Saturday, November 1, 2014

Moment of Truth -- Carb Load Edition

So tomorrow is the NYC Marathon.  Considering where I was back in March, and even in August, I couldn't have asked for a smoother September and October.  I started training this year with the least base ever.  I'd hardly been running from September through March, and had gone gold turkey from December.  The Brooklyn Marathon was a harsh reality check, and reminder of how far I had to go to climb back into Marathon shape.  Things started to turn around at the end of July, with a long bike ride, and a few long runs.  A solid week of running on Cape Cod in early August, and suddenly, long runs did not seem out of the question.  So here I am.  I've banged out 3 20 mile training runs, ran a fair to middling half marathon, and didn't hurt myself during the taper.  This week, my short runs have felt smooth and comfortable. I'm not in the best shape of my career, but at least I'm injury free.  A group of us are going to set out at a 9 minute pace.  This seems reasonable.  I ran 8:30s ish for the half a few weeks ago, and averaged a similar pace last week when we ran the last 10 miles of the course. I should be able to hold it most of the way, and then after about mile 16, it's anybody's guess.  I don't think this will be fast enough to bring me in under 4 hours, but it should be fun.  The big enemies tomorrow are going to be the cold and the wind.  It's going to be in the low 40s with a head or cross wind most of the way.  For anybody who's going to be on the course, here's what I'm planning to wear.  Wish me luck!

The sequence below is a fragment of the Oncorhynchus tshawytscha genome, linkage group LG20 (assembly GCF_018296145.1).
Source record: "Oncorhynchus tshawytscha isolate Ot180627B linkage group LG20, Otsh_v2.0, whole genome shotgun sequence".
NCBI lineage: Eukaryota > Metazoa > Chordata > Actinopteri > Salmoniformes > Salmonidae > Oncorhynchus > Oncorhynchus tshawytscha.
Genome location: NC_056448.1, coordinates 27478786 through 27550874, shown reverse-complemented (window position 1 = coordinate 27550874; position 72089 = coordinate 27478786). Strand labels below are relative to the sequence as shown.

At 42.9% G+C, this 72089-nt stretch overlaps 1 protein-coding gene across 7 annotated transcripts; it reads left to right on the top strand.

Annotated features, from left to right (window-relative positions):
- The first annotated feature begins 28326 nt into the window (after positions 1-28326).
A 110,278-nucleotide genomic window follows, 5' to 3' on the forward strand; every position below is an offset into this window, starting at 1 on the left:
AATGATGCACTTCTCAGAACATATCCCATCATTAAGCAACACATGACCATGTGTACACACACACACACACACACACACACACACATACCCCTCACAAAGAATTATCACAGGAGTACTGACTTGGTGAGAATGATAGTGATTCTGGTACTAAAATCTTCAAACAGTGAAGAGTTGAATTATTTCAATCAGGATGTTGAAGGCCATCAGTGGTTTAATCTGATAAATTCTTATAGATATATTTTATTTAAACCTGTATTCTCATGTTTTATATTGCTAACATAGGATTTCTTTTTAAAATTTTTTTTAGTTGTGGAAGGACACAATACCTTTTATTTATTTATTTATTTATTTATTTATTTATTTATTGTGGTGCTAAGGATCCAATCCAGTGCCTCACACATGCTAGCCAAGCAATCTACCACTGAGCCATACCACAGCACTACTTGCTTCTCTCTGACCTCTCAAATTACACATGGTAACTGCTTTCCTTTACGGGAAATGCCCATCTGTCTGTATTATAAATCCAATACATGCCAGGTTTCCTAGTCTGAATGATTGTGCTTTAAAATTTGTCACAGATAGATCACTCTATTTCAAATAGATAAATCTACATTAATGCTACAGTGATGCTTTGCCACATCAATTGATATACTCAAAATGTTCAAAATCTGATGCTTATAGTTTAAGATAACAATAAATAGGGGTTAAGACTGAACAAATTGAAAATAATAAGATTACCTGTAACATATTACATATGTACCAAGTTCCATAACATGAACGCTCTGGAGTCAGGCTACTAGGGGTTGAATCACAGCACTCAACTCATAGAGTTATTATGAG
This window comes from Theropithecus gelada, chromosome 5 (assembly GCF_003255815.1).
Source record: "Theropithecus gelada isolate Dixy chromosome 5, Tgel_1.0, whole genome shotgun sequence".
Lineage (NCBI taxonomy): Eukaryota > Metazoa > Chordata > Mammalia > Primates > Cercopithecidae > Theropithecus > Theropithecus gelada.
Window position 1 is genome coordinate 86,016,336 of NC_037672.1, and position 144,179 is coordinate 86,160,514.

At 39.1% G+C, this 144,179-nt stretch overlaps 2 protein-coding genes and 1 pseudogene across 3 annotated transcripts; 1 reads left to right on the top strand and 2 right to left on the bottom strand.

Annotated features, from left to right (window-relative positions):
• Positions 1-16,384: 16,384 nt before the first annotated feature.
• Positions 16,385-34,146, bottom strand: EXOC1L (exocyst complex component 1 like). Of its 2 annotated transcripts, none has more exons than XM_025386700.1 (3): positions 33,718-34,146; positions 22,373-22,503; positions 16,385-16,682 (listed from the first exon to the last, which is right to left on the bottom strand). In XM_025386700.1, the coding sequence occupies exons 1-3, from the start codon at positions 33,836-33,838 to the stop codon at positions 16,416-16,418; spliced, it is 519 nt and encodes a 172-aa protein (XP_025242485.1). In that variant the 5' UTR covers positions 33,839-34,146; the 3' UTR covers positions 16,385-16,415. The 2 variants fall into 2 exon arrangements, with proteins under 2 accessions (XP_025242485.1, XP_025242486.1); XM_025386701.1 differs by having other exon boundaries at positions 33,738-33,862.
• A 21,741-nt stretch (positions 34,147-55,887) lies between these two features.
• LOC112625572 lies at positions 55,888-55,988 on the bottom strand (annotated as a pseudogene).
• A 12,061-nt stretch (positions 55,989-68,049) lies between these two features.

Marathon Opening Ceremonies